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Riff Raff 

Wednesday, Oct 28 1998
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Scream III Just in time for the season of ghouls, Chris Cobb and fellow San Francisco Art Institute student Paul Quinones offer up "All the Screaming You Will Ever Need." Cobb, the 28-year-old interdisciplinary artist who brought us the subtly tuneful "Living Streets" project -- which transplanted sounds from quiet neighborhoods onto bustling downtown street corners -- believes the new project is as much a sociology experiment as an art piece. For $10, screamers are given a small room in which to scream and a DAT machine to record it. Each contributor will be given credit on the upcoming CD and a copy once the disc has been pressed. "I like to think about how people communicate," says Cobb, "how people express themselves, how they repress themselves. Expressing anger is very important. Some of these recording sessions have been very cathartic." While Cobb first required only one scream per participant, he has since agreed to let each session take its own course. "Some folks want to talk or cry beforehand," says Cobb. "Some scream a lot. I'll edit it down later." Cobb and Quinones hope samples from the CD will be used by DJs or other sound artists in the future. Sadly, the CD will not be ready in time to give ambience to local haunted houses. Screamers interested in letting it out can contact Cobb at 576-9440, or Quinones at (510) 835-4437. (S.T.)

Another Week, Another essence Trading Card Riff Raff introduced readers to the equally celebrated and lowercased singer/songwriter essence with a striking pictorial of her brandishing a heavy-duty harpoon back in February. And then we closely examined the photos of her subsequent transformation into a post-Morissette twentysomething diva. We even uncovered her Madonna-like talent for appropriating feminist iconography just a few months ago. Just last week, right after the singer/songwriter played her final show of the year, we began our most serious, comprehensive essence project to date. Riff Raff is compensating for her sabbatical with a new line of trading cards, culled from photo shoots long forgotten. In this week's image essence proves that she's flirted with the trashy, post-coital pout since her early days as a pinup princess. We remind you to make sure your clip-and-save scissors are handy every time you pick up the Weekly. (J.S.)

Dubbed The spirit of the Voodoo Lounge -- the club known for creating downbeat-driven soundscapes with dub-infused hip hop -- is back with the return of "Hedquarters." The weekly event began in 1997 when DJs Markus and Tomas set up shop in the bar of the Phoenix Hotel. The club became a place for beat experimentation as well as a showcase for the convergence of art and music that incorporates visual images, spoken word, and turntablist performances. The club proved short-lived because of the awkward setup -- the bar and dance floor were practically one and the same -- and shut its doors a mere six months later. Clubbers can find the new "Hedquarters" on Monday night at Storyville at Fulton and Masonic. (R.A.)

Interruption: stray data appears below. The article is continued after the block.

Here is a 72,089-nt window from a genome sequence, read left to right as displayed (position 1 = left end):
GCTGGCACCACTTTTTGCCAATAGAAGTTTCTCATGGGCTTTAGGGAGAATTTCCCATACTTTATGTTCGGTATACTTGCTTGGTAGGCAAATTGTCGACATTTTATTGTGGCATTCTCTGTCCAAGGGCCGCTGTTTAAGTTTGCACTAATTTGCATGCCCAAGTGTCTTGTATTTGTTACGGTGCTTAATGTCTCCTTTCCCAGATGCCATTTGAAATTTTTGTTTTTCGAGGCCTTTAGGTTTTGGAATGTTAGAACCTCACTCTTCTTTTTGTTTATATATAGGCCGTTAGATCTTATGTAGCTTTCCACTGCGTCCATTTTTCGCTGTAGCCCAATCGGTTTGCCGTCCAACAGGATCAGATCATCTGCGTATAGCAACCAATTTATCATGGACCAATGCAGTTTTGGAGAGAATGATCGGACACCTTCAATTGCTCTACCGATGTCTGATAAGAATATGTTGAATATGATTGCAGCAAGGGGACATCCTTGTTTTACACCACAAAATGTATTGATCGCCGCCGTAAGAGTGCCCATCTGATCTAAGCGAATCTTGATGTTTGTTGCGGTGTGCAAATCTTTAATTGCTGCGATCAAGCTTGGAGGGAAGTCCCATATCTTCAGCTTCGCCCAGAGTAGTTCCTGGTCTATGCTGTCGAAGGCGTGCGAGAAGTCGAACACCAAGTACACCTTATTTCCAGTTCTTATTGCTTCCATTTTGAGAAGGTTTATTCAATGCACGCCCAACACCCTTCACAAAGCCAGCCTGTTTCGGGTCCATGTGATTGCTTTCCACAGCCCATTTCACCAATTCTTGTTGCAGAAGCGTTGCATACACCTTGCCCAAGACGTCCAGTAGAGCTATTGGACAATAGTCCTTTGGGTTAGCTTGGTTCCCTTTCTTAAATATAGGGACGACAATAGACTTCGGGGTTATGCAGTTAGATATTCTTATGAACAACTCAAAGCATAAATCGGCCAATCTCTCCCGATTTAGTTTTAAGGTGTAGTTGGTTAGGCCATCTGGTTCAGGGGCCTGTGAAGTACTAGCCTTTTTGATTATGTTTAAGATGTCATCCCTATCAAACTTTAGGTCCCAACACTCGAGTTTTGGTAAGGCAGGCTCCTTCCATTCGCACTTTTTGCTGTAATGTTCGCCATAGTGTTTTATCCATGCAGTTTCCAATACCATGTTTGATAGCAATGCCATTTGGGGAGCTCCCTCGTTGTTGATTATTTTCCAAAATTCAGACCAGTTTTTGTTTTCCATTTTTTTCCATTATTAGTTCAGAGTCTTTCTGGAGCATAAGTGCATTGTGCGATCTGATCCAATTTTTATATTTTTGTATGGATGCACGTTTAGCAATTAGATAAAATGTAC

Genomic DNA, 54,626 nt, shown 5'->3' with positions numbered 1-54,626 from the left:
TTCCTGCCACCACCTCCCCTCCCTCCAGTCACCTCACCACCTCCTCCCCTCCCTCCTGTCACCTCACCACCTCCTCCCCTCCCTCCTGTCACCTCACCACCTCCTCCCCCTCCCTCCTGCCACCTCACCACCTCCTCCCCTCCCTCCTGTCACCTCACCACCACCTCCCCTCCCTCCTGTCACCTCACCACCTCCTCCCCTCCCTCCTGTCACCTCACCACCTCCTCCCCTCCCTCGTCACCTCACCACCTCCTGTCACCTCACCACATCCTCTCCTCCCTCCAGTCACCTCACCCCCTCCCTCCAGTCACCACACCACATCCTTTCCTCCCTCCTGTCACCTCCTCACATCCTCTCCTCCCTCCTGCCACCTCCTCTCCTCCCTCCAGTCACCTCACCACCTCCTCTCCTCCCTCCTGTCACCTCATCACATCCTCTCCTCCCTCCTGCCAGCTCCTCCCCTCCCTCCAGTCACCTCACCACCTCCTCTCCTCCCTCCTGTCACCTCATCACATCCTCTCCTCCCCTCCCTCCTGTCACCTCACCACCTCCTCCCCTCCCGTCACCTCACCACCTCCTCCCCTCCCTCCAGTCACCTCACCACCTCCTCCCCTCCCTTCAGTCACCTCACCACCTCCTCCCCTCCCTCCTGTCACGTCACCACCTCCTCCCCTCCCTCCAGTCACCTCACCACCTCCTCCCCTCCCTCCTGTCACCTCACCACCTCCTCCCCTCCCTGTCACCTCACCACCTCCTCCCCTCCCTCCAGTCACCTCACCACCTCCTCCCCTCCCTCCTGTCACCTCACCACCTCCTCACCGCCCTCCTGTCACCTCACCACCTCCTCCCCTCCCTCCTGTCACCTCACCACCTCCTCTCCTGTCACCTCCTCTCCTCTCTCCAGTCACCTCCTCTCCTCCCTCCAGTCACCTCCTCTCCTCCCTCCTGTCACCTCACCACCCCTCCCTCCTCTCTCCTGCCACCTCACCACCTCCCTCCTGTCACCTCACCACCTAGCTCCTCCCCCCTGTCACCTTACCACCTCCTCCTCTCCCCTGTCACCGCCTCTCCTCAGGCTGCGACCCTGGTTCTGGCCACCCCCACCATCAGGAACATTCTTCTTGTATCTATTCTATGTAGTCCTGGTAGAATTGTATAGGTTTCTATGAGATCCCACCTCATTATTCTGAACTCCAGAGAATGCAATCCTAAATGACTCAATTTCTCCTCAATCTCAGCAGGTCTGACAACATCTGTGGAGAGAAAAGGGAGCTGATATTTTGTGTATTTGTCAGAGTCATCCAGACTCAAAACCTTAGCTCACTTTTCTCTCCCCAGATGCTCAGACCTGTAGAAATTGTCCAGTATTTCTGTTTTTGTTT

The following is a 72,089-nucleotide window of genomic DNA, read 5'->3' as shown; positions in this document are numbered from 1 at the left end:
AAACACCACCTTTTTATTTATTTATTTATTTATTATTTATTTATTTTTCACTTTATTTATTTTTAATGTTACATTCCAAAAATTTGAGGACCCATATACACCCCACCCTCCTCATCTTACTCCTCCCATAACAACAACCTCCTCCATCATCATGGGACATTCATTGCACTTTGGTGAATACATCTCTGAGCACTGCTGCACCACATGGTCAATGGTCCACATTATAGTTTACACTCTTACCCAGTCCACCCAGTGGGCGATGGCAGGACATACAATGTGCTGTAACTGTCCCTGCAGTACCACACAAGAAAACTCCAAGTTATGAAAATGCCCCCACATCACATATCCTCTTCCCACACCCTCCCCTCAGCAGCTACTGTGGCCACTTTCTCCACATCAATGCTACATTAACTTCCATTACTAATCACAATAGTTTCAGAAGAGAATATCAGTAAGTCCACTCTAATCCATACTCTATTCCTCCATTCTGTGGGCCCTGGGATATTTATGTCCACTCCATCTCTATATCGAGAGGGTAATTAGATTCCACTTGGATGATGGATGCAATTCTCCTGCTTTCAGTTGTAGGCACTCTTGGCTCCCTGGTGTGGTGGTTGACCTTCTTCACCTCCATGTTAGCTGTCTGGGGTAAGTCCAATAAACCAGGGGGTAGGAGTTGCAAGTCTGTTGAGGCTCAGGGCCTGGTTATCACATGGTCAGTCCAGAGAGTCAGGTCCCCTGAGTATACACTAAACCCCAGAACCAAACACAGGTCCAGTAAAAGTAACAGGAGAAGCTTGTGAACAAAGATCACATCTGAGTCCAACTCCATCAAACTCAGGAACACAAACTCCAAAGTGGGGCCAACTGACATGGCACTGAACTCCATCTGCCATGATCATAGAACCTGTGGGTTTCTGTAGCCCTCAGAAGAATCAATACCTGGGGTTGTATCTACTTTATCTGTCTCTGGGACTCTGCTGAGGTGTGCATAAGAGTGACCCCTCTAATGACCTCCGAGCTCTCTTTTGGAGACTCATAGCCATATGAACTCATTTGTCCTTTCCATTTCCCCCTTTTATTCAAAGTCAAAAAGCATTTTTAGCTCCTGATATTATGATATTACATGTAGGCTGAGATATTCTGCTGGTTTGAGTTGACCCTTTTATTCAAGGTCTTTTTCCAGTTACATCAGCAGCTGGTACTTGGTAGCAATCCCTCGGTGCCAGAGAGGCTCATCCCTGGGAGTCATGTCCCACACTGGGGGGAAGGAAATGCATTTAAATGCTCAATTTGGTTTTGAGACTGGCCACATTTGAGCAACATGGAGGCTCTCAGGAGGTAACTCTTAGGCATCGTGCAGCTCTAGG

More Than a Party Culture By all accounts, the "Paraffin" DJ showcase -- held a couple of weeks ago at the Phoenix Hotel -- was a swell event for hanging out and catching performances by an international roster of spinners. From noon until midnight DJs traded sets of drum 'n' bass, techno, and downtempo, while attendees sipped cocktails or danced by the pool. This week's "Scratching Below the Surface" at the Headlands Center for the Arts in Marin promises a similar focus with a headier niche. On Sunday, Nov. 1, four experimental music composers/performers will talk about creating electronic sounds. Carl Stone, Tim Perkis, and DJs Sage and UFO will also demonstrate some of the tricks, both analog and digital, of their trade. The speakers know what they're talking about: Stone composes new music and edits the Open Minds Web site; Perkis, who is probably a huge Kraftwerk fan, uses electronics and computers to examine issues of social relationships between man and machine; DJs Sage and UFO are both members of the jungle collective Phunckateck. Headlands Center is keeping the admission at an affordable $5 and patrons or well-heeled traveling DJs can easily afford an extra $10 for a family-style dinner in the mess hall. (J.D.P.)

Free Ink As reported last week, the Stork Club needs help covering moving expenses. Fans of the 48-year-old East Bay venue are throwing a benefit concert on Thursday, Oct. 29, at the Cocodrie in San Francisco. The proceeds will help owner Micki Chittock -- sorry about the misspelling last week -- adapt the new space to accommodate live music and move the year-round Christmas tree, as well as allow her to inform the public of the new address, at 2330 Telegraph. Featured performers include Rah Bra's, Fall of Olive, Bite Size, Vida, Kirby Grips, Yusakata, and Daisyburn. (J.D.P.)

The Lit Beat Writer Janice Eidus reads from her new book Urban Bliss at the second "Outloud" shindig, thrown by the wonderful and erudite Speak magazine. Beth Lisick Ordeal and DJ Polywog join her at the CoCo Club on Thursday, Oct. 29. (J.D.P.)

Riff Raff riffraff: Robert Arriaga (R.A.), Johnny DiPaola (J.D.P.), Jeff Stark (J.S.), Silke Tudor (S.T.), and Heather Wisner (H.W.). Send Bay Area music news, band stories, or petty gripes to jstark@sfweekly.com, or mail it to Riff Raff, c/o SF Weekly.

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Jeff Stark

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Silke Tudor

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Heather Wisner

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Johnny DiPaola

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Robert Arriaga

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